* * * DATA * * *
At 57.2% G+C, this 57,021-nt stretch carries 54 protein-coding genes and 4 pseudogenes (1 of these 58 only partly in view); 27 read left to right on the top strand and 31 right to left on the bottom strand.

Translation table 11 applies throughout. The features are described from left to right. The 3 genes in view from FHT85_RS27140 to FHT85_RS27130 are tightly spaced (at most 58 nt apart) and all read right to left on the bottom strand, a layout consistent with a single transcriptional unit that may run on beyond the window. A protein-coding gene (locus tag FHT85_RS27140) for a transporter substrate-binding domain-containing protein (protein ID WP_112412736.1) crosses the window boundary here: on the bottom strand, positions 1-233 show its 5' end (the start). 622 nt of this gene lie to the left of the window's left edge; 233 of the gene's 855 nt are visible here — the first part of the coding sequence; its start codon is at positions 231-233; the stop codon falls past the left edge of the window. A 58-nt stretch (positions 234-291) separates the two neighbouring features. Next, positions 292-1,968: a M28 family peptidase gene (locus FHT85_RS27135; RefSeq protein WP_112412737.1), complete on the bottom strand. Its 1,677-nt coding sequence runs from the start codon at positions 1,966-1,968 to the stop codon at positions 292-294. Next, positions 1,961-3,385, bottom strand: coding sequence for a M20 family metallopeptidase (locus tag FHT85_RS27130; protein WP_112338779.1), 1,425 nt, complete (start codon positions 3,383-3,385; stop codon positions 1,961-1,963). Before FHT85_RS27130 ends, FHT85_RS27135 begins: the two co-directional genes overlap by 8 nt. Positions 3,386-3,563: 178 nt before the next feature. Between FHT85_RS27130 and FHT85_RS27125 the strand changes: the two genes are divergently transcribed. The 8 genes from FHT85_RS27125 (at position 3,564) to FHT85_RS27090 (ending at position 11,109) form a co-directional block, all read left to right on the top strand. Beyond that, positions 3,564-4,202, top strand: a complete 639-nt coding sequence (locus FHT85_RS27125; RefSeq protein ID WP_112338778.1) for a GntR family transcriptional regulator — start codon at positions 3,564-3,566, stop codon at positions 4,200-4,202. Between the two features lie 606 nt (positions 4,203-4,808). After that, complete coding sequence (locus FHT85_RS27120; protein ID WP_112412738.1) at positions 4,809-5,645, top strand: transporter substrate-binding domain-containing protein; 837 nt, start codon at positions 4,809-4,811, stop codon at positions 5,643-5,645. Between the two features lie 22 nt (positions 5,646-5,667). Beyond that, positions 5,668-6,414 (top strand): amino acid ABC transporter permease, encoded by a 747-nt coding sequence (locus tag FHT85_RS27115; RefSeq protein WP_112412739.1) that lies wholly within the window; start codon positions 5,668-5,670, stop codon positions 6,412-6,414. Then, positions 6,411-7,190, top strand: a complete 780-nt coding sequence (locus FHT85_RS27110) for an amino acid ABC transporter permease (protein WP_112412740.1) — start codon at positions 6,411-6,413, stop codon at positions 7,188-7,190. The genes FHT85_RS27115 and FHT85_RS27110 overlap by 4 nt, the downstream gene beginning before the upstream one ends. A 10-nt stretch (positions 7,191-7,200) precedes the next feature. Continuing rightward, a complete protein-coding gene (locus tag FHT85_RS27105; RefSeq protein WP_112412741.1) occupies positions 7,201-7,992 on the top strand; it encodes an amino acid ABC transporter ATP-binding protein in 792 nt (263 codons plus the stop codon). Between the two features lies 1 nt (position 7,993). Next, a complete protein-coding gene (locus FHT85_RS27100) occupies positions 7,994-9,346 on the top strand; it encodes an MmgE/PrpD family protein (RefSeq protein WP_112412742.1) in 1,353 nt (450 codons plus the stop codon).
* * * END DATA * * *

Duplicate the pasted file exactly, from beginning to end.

At 57.2% G+C, this 57,021-nt stretch carries 54 protein-coding genes and 4 pseudogenes (1 of these 58 only partly in view); 27 read left to right on the top strand and 31 right to left on the bottom strand.

Translation table 11 applies throughout. The features are described from left to right. The 3 genes in view from FHT85_RS27140 to FHT85_RS27130 are tightly spaced (at most 58 nt apart) and all read right to left on the bottom strand, a layout consistent with a single transcriptional unit that may run on beyond the window. A protein-coding gene (locus tag FHT85_RS27140) for a transporter substrate-binding domain-containing protein (protein ID WP_112412736.1) crosses the window boundary here: on the bottom strand, positions 1-233 show its 5' end (the start). 622 nt of this gene lie to the left of the window's left edge; 233 of the gene's 855 nt are visible here — the first part of the coding sequence; its start codon is at positions 231-233; the stop codon falls past the left edge of the window. A 58-nt stretch (positions 234-291) separates the two neighbouring features. Next, positions 292-1,968: a M28 family peptidase gene (locus FHT85_RS27135; RefSeq protein WP_112412737.1), complete on the bottom strand. Its 1,677-nt coding sequence runs from the start codon at positions 1,966-1,968 to the stop codon at positions 292-294. Next, positions 1,961-3,385, bottom strand: coding sequence for a M20 family metallopeptidase (locus tag FHT85_RS27130; protein WP_112338779.1), 1,425 nt, complete (start codon positions 3,383-3,385; stop codon positions 1,961-1,963). Before FHT85_RS27130 ends, FHT85_RS27135 begins: the two co-directional genes overlap by 8 nt. Positions 3,386-3,563: 178 nt before the next feature. Between FHT85_RS27130 and FHT85_RS27125 the strand changes: the two genes are divergently transcribed. The 8 genes from FHT85_RS27125 (at position 3,564) to FHT85_RS27090 (ending at position 11,109) form a co-directional block, all read left to right on the top strand. Beyond that, positions 3,564-4,202, top strand: a complete 639-nt coding sequence (locus FHT85_RS27125; RefSeq protein ID WP_112338778.1) for a GntR family transcriptional regulator — start codon at positions 3,564-3,566, stop codon at positions 4,200-4,202. Between the two features lie 606 nt (positions 4,203-4,808). After that, complete coding sequence (locus FHT85_RS27120; protein ID WP_112412738.1) at positions 4,809-5,645, top strand: transporter substrate-binding domain-containing protein; 837 nt, start codon at positions 4,809-4,811, stop codon at positions 5,643-5,645. Between the two features lie 22 nt (positions 5,646-5,667). Beyond that, positions 5,668-6,414 (top strand): amino acid ABC transporter permease, encoded by a 747-nt coding sequence (locus tag FHT85_RS27115; RefSeq protein WP_112412739.1) that lies wholly within the window; start codon positions 5,668-5,670, stop codon positions 6,412-6,414. Then, positions 6,411-7,190, top strand: a complete 780-nt coding sequence (locus FHT85_RS27110) for an amino acid ABC transporter permease (protein WP_112412740.1) — start codon at positions 6,411-6,413, stop codon at positions 7,188-7,190. The genes FHT85_RS27115 and FHT85_RS27110 overlap by 4 nt, the downstream gene beginning before the upstream one ends. A 10-nt stretch (positions 7,191-7,200) precedes the next feature. Continuing rightward, a complete protein-coding gene (locus tag FHT85_RS27105; RefSeq protein WP_112412741.1) occupies positions 7,201-7,992 on the top strand; it encodes an amino acid ABC transporter ATP-binding protein in 792 nt (263 codons plus the stop codon). Between the two features lies 1 nt (position 7,993). Next, a complete protein-coding gene (locus FHT85_RS27100) occupies positions 7,994-9,346 on the top strand; it encodes an MmgE/PrpD family protein (RefSeq protein WP_112412742.1) in 1,353 nt (450 codons plus the stop codon).